On the other side of the equation we’ve got Sansa’s beloved Joffrey, who comes out of the Battle of Blackwater seeming to have regressed even further into childhood. He begins the episode with a moment that showcases his trademark blend of vicious perviness and noxious pettiness, telling Sansa to kiss his new sword and not-too-subtle phallic stand-in, Hearteater, for good luck. Those few seconds where I waited to see if Joffrey would flick the sword in Sansa’s face were some of the tensest moments in an already incredibly tense episode, even though we already know that Joffrey likes to protect Sansa’s pretty face when he’s beating her (or, more accurately, having her beaten).
Jack Gleeson gave a few line readings that I felt pushed the whole Joffrey-is-a-whiny-baby notion a bit too far (“Wheeeeere are the shiiips Uncle Tyrion? I thought there would be shiiiips“), but I thought he nailed the scene where Lancel comes to the battlements to collect him on Cersei’s orders. Terrified and sheepish, barely able to muster enough courage to keep up the public pretense of his duties — making a halfhearted show of telling two knights to stay and “represent the king on the field of battle” — Gleeson crafted a very human moment for a character who often comes across as flat and one-dimensional. I loved his delivery of the line, “What did my mother say exactly, did she have urgent business with me?” You could tell that Joffrey just desperately wanted an excuse — any excuse, no matter how thin — to run to his mother.
Last night’s episode, however, really belonged to Cersei. Cooped up with a bunch of “frightened hens,” clad in her Lannister breastplate and slowly getting sozzled, like a Boudica on a forced holiday, Lena Headey was at her funniest and fiercest. The script heaped riches on her, from withering cut-downs (“I didn’t offer you water”) to menacing moments where she made perfect use of that Cersei lip curl — not quite a smile, not quite a baring of fangs. I feared for Shae, about to get her cover blown, and for Sansa and for Lancel and all the rest unfortunate enough to be trapped with the queen. But “Blackwater” also gave Cersei her poignancy, as it has all season. The gold lion breastplate seemed ironic and sad after Cersei’s story about how she and Jaime looked so much alike as children that even her father couldn’t tell them apart — though while Jaime was taught to fight and lead, she was taught to “smile” and then sold to a man “like a horse.” (“But you were Robert’s queen,” Sansa protests, still believing, despite all the evidence to the contrary, in chivalry. “And you will be Joffrey’s. Enjoy,” retorts the queen with an exquisitely sarcastic raised glass.) The armor offers protection of a sort — showy, envy-inducing — but it also represents the gilded cage Cersei has been cooped up in all her life.
The final scene, in which Cersei sits on the Iron Throne with Tommen on her lap, ten drops of nightshade in her hand, was not only beautifully shot (there were so many gorgeously composed images in this episode, as if the events were already in the process of being recorded for posterity), it was also the culmination of an idea that’s been brewing all season. Cersei’s love for her children is the only force that continues to have any sway over her. As she sat on the throne — symbol of masculine ambition and her family’s might — telling her son the eerie fable of a mother lion who loved her cub beyond all measure, it seemed the perfect set-up for a Medea-like ending to both mother and son. Tywin’s entrance at that exact moment (as if summoned by the little cub’s question, “Will I be strong and fierce like my father?”) ends the episode on a perfectly ambiguous note. Obviously, we’re relieved that Tommen will get to live — for a little while, anyway. (This is Westeros, after all.) But at the same time, does anyone really want to see Joffrey, Tywin, and Cersei remain in power?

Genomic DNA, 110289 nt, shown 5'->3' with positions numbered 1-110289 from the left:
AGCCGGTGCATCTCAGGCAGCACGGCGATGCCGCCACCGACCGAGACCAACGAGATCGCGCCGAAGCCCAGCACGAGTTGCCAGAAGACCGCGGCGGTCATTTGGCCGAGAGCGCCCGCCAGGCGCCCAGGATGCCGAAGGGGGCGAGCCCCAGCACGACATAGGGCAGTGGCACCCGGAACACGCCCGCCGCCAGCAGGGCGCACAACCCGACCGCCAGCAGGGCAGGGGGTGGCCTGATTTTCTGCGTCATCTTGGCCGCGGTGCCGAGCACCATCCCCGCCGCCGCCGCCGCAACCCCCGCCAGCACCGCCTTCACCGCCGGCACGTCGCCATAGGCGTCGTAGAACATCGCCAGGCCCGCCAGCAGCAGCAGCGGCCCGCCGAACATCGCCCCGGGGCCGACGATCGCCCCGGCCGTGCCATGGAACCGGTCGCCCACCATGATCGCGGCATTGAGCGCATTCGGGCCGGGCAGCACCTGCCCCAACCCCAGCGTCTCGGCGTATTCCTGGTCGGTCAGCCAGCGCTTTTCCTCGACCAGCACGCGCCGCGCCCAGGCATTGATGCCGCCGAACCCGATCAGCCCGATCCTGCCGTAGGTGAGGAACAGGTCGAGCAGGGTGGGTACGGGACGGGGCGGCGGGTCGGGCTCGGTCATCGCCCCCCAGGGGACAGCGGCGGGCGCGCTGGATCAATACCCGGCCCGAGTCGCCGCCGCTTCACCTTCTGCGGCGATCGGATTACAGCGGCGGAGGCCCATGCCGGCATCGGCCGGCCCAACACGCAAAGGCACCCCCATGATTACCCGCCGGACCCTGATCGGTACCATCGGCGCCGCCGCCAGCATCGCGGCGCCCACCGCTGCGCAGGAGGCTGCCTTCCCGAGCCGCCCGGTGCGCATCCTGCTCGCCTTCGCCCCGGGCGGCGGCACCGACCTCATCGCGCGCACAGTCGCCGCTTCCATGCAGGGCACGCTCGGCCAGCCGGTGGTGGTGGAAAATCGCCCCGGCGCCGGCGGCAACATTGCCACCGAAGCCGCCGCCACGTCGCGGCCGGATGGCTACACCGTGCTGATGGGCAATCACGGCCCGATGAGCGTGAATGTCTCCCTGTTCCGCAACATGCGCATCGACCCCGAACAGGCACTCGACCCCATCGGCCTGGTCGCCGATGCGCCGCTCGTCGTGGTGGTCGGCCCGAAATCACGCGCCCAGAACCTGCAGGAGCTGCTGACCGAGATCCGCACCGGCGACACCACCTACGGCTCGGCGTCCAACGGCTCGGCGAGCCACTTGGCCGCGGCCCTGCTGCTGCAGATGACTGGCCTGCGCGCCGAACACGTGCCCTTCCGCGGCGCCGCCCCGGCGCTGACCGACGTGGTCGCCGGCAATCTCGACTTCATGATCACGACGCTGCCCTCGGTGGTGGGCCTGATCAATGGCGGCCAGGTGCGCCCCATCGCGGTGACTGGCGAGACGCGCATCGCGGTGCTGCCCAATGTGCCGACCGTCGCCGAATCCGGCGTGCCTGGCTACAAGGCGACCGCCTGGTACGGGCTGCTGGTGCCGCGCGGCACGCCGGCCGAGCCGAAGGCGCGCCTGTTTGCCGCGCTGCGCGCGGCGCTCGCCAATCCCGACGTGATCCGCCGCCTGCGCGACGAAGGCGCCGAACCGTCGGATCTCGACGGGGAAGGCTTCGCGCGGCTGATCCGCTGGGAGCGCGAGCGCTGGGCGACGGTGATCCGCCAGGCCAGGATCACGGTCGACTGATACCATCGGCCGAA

A few final thoughts:
- The Bronn-Hound enmity seemed to come out of left field, though it was an efficient way to weave these two great supporting characters into the emotional fabric of the episode. I wish they’d had more scenes together leading up to this. And who knew Bronn had such a way with the ladies?
Did casual watchers pick up on why the Hound reacts so badly to the fire? (If not: it’s because his elder brother, the even more intimidating Clegane they call the Mountain, burned him as a child for playing with one of his toys.) When I wrote a few episodes back that Tyrion was the only person in King’s Landing who gave a damn about Sansa, several readers pointed out that the Hound has shown glimmers of compassion as well. As much fun as it would be to see Sansa and the Hound traipse across Westeros together, I could do with one less traipsing subplot, so here’s hoping she stays put.
- Does anyone know why Ser Mandon tried to slash Tyrion near the end there? Ser Mandon was one of the two members of the Kingsguard that Joffrey left on the battlefield with Tyrion. (I would have not have known who it was without you, HBO GO. Please never leave me.) I mean, without referring to the books — were there clues I’ve missed along the way?
- Loved the National doing “The Rains of Castamere.” Such a potentially cheesy move, but Matt Berninger’s gravelly deadpan is a perfect fit for the grim, bloody ballad.
- Podrick Payne! How does it feel to be the Neville Longbottom of Game of Thrones?
See you back here next week, for the final installment in this season. You bring the wine; I’ll bring the iced milk and a nice bowl of raspberries.